The walls are lined floor to ceiling with bookcases. All books ever written are here, arranged in an order that defies understanding. It’s not alphabetical by title or author. There are no call numbers on the spines. The bookcases are not labeled nor do they have internal consistency. Despite this, it’s not hard to find a book. Look for it and there it will be a few books over and a shelf higher or lower. We have all at one point have tried to find the order behind the seeming chaotic arrangement of the books on shelves. The latest endeavor sought to map the shelves.
We measured rooms and hallways and took into account the depth of the bookcases, added in the thickness of the walls. Where two bookcases met in a corner of a room we knew there had to be some empty space. After a couple days of measuring and careful drawing, the mapper found a void in the floor plan. Several bookcases formed a square, eight feet to a side, with others masking it’s shape by forming alcoves and a hallway on side.
The interior area was unaccessible. We searched for hidden levers, rotating bookcases, trap doors, ceiling hatches. We found none. We removed all the books from one bookcase, stacking them in order by shelf. Even empty of books the bookcase would not budge. The shelves were solidly anchored. The back of the bookcase was solid wood boards. We had to know what was in there. There were no nails to pry out or screws to loosen. We were forced to splinter the shelves and crack the backboards. It was painful for most to see. These shelves would never hold books again. Where would those books go now? Would they stay stacked on the floor forever? Would we stack them in the shell of the broken bookcase? I wondered these things too, but we continued tearing at the bookcase until we could see what was inside. Then we kept at it until we could get inside.
There was dirt instead of hardwood floor. The bookcases formed a shaft three or four bookcases high. In the center of this space, a tree grew. Its trunk stretched up beyond the bookcase shaft, dividing into branches covered with leaves that filtered the sunlight. We walked into the treespace, looked up at sunlight, breathed fresh air and walked back out. All of us, each taking their turn, could not finish before the sunlight faded and the air grew cold. We replaced the bookcase backboards as well as we could. Some looked through the gaps and holes but there was no light to see by. Outside the treespace, among the books, incandescent bulbs gave us the same constant light they always had. For the first time, though, we knew it was night. When day came the backboards were removed and the pilgrimage restarted. There was no fighting or arguing. We sorted ourselves into a line in much the same way the books sorted themselves on the shelves.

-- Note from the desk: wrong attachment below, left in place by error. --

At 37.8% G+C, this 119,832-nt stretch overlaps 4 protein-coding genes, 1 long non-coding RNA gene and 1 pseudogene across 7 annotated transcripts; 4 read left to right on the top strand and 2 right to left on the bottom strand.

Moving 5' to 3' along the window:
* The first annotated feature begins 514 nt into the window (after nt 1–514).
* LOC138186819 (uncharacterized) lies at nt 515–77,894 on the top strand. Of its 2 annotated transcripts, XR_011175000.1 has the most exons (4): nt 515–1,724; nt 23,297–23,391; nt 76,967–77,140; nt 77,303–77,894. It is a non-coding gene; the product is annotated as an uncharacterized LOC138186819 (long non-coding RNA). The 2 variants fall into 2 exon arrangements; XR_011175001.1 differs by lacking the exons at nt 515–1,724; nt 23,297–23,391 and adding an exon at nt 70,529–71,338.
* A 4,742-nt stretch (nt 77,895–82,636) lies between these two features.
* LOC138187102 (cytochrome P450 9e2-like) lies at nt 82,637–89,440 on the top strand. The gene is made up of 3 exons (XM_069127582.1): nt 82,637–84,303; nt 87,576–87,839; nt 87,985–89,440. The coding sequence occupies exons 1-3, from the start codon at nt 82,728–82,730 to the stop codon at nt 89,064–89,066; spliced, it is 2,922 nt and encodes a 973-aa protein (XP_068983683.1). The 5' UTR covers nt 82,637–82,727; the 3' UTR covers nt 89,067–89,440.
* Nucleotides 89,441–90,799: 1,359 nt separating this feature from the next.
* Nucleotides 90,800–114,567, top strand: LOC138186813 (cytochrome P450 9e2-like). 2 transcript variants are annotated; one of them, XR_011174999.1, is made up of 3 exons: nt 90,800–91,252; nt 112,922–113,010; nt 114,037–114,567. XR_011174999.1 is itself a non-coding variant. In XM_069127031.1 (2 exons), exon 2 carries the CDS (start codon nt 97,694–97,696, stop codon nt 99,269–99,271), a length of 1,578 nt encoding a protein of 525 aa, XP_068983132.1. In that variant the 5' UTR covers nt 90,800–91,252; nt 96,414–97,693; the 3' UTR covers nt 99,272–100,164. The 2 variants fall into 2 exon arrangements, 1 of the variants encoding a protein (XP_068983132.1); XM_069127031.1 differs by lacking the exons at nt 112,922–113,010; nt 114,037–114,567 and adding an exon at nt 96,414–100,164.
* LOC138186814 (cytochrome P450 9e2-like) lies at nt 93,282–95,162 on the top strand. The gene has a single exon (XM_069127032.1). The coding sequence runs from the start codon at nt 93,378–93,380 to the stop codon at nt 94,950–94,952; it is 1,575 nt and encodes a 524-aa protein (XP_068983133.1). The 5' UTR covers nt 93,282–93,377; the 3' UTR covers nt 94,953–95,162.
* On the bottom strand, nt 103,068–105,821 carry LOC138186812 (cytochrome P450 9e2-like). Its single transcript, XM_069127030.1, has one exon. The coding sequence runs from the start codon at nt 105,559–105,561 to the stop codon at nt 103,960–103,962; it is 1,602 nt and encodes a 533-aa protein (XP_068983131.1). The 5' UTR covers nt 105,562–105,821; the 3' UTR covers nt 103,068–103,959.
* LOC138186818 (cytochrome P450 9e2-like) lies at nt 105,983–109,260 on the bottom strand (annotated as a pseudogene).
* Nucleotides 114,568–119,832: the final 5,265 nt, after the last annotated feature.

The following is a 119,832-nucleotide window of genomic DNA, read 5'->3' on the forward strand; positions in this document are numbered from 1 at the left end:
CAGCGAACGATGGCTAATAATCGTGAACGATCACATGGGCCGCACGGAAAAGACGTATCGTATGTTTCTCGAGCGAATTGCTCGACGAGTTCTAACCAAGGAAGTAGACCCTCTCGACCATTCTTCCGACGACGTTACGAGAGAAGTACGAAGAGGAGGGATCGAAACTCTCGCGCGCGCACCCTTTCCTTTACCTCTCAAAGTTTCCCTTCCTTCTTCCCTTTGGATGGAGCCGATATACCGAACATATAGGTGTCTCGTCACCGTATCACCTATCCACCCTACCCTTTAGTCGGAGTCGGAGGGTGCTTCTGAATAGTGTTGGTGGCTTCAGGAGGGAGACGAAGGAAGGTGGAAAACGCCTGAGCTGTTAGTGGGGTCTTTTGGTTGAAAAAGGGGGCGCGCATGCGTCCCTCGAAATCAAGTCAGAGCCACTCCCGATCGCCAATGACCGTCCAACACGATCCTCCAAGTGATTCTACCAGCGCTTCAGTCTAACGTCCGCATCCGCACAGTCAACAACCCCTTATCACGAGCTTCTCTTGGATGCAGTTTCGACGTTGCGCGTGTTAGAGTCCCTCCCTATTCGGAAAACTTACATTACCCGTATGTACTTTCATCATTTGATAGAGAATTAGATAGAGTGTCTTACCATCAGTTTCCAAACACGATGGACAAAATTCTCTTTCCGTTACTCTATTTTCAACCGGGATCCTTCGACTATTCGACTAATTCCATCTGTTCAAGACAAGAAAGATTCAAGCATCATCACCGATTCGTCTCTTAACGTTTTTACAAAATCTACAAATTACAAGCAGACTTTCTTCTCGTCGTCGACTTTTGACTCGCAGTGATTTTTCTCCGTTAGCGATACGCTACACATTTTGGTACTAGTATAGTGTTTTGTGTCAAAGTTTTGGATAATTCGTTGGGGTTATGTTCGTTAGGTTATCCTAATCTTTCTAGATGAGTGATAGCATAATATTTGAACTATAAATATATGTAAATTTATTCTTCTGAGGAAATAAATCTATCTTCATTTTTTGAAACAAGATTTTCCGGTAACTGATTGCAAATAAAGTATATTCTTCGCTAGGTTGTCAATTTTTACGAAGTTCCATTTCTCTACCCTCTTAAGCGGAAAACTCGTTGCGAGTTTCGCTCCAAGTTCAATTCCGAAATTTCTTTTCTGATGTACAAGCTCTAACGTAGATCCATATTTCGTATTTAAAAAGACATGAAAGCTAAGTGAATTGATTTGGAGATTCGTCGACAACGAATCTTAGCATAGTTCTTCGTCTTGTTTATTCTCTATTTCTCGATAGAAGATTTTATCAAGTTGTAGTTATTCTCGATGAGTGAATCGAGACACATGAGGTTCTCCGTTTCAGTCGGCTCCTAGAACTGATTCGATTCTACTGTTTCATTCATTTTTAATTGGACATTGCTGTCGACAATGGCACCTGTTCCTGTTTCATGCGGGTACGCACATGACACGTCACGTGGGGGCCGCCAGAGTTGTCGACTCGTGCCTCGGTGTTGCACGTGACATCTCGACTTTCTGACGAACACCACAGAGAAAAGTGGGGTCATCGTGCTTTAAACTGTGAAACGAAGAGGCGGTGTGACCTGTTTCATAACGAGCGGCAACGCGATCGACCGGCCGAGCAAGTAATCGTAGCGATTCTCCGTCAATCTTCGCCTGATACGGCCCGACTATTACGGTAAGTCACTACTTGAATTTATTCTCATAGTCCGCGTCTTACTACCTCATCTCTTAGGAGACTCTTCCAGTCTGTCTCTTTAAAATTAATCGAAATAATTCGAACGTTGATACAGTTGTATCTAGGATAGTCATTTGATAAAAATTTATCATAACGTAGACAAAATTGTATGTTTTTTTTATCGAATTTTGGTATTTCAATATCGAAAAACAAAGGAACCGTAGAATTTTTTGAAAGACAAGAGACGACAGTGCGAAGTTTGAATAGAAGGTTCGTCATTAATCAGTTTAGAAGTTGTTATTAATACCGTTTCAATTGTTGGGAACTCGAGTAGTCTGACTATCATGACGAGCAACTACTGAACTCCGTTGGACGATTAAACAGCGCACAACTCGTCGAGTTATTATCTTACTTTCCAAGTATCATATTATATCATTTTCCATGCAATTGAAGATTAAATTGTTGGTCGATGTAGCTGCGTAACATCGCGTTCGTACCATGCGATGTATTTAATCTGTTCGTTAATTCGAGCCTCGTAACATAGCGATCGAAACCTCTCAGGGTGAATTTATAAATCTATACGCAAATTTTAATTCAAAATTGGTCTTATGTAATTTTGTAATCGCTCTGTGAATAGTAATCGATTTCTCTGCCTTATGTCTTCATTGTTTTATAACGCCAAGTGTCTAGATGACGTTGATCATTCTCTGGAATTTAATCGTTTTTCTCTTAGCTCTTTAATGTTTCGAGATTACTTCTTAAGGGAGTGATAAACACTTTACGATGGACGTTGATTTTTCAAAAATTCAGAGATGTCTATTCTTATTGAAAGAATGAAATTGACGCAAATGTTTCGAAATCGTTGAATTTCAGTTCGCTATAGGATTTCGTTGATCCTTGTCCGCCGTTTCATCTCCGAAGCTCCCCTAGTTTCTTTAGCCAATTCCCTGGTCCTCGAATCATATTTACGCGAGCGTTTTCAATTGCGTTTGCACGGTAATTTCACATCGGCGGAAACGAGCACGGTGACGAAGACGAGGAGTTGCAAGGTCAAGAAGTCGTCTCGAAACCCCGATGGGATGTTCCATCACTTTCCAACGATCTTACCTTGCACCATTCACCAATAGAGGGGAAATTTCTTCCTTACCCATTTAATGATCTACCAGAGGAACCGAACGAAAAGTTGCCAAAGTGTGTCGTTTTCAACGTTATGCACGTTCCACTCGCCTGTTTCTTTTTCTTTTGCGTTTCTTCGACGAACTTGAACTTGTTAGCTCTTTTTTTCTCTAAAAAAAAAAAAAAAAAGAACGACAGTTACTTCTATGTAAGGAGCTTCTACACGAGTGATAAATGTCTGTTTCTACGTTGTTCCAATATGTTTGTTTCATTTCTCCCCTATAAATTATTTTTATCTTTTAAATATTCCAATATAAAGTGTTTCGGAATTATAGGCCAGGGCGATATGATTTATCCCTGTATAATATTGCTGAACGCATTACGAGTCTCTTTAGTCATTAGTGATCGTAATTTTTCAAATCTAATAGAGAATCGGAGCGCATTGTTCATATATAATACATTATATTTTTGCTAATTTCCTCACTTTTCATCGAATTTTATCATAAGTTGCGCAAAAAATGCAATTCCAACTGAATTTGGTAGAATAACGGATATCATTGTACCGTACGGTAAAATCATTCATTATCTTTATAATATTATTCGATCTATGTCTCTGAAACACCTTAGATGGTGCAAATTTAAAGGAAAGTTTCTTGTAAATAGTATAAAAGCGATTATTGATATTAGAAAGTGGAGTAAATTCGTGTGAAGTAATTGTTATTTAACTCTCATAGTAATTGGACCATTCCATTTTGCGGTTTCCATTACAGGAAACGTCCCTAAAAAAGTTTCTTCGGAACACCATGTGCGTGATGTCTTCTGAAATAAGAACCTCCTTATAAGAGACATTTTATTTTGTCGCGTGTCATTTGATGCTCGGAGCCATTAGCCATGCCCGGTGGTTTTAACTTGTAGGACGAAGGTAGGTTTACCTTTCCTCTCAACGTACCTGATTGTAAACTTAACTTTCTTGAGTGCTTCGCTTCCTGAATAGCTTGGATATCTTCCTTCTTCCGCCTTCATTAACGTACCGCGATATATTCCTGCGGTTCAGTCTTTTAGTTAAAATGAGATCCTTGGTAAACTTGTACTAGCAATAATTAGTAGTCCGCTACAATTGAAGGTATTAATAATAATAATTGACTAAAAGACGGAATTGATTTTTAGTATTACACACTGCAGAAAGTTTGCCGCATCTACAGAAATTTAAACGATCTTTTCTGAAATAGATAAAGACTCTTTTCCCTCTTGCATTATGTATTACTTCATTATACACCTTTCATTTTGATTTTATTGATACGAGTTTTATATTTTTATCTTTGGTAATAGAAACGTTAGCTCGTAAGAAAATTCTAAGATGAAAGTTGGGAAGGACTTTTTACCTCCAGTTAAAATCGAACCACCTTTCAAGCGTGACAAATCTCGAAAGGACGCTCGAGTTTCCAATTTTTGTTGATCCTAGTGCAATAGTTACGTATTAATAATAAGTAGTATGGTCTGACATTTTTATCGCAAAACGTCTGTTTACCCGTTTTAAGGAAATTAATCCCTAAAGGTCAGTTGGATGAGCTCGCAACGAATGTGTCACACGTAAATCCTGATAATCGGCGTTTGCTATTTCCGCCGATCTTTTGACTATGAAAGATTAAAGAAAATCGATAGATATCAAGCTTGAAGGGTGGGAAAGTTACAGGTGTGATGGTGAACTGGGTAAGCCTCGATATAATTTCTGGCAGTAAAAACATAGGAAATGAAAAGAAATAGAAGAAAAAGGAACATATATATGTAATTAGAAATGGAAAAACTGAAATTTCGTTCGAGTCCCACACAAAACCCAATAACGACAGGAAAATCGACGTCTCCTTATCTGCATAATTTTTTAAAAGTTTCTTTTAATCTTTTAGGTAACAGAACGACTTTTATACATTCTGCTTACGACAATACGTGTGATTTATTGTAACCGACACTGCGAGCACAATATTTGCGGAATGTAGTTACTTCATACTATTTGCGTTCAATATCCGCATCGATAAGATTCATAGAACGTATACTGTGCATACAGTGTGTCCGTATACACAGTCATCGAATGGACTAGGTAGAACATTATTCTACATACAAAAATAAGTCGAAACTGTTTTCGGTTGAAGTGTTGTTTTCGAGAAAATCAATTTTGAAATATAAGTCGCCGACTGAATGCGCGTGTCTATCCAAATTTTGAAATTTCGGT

Those who had entered the treespace returned to mapping the shelves. Where there other trees? We wanted to find them. The map grew out from the tree’s location like roots through the ground. Day after day we measured and counted the rooms and hallways and alcoves. Until the mapper called us together and showed us a void on the map.
Author’s note: The seed for this story came to me while listening to an episode of Still Untitled: The Adam Savage Project. The “Rain Days 3/22/16” episode to be exact. They got on the subject of haunted houses and old houses in general. Adam mentions a secret door in a library that led to a room for planting in the garden. And suddenly I had a vision of bookcases being pulled away from the wall to reveal a tree growing as part of the house. This exact image didn’t make it into the story but it was the start.